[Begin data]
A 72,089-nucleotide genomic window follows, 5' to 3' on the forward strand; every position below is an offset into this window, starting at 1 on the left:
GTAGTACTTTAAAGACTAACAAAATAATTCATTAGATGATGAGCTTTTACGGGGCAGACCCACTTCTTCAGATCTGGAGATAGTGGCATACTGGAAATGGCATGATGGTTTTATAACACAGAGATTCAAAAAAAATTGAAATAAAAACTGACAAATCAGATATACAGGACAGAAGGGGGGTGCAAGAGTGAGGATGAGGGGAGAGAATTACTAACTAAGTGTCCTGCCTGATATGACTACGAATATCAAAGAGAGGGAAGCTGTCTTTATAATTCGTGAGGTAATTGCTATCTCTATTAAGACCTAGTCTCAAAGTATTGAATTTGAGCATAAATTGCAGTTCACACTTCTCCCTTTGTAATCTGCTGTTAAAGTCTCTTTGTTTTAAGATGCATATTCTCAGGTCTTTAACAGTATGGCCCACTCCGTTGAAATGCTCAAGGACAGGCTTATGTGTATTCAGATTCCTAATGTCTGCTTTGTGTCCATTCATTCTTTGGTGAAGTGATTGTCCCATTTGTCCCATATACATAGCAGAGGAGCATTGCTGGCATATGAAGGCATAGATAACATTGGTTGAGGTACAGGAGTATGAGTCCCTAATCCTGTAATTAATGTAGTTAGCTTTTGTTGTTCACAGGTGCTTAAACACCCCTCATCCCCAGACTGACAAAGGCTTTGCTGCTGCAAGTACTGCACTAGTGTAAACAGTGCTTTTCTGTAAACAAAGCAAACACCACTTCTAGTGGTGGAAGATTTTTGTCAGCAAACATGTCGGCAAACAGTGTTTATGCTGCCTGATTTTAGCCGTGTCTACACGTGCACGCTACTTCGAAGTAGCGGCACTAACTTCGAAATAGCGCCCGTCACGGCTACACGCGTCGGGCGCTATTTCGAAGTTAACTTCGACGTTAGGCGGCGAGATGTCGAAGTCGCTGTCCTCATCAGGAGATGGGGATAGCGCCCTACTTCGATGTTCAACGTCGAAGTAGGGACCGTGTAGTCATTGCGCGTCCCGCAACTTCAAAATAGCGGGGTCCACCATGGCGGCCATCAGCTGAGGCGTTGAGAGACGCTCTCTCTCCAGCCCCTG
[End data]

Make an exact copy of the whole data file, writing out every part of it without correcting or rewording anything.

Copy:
A 72,089-nucleotide genomic window follows, 5' to 3' on the forward strand; every position below is an offset into this window, starting at 1 on the left:
GTAGTACTTTAAAGACTAACAAAATAATTCATTAGATGATGAGCTTTTACGGGGCAGACCCACTTCTTCAGATCTGGAGATAGTGGCATACTGGAAATGGCATGATGGTTTTATAACACAGAGATTCAAAAAAAATTGAAATAAAAACTGACAAATCAGATATACAGGACAGAAGGGGGGTGCAAGAGTGAGGATGAGGGGAGAGAATTACTAACTAAGTGTCCTGCCTGATATGACTACGAATATCAAAGAGAGGGAAGCTGTCTTTATAATTCGTGAGGTAATTGCTATCTCTATTAAGACCTAGTCTCAAAGTATTGAATTTGAGCATAAATTGCAGTTCACACTTCTCCCTTTGTAATCTGCTGTTAAAGTCTCTTTGTTTTAAGATGCATATTCTCAGGTCTTTAACAGTATGGCCCACTCCGTTGAAATGCTCAAGGACAGGCTTATGTGTATTCAGATTCCTAATGTCTGCTTTGTGTCCATTCATTCTTTGGTGAAGTGATTGTCCCATTTGTCCCATATACATAGCAGAGGAGCATTGCTGGCATATGAAGGCATAGATAACATTGGTTGAGGTACAGGAGTATGAGTCCCTAATCCTGTAATTAATGTAGTTAGCTTTTGTTGTTCACAGGTGCTTAAACACCCCTCATCCCCAGACTGACAAAGGCTTTGCTGCTGCAAGTACTGCACTAGTGTAAACAGTGCTTTTCTGTAAACAAAGCAAACACCACTTCTAGTGGTGGAAGATTTTTGTCAGCAAACATGTCGGCAAACAGTGTTTATGCTGCCTGATTTTAGCCGTGTCTACACGTGCACGCTACTTCGAAGTAGCGGCACTAACTTCGAAATAGCGCCCGTCACGGCTACACGCGTCGGGCGCTATTTCGAAGTTAACTTCGACGTTAGGCGGCGAGATGTCGAAGTCGCTGTCCTCATCAGGAGATGGGGATAGCGCCCTACTTCGATGTTCAACGTCGAAGTAGGGACCGTGTAGTCATTGCGCGTCCCGCAACTTCAAAATAGCGGGGTCCACCATGGCGGCCATCAGCTGAGGCGTTGAGAGACGCTCTCTCTCCAGCCCCTG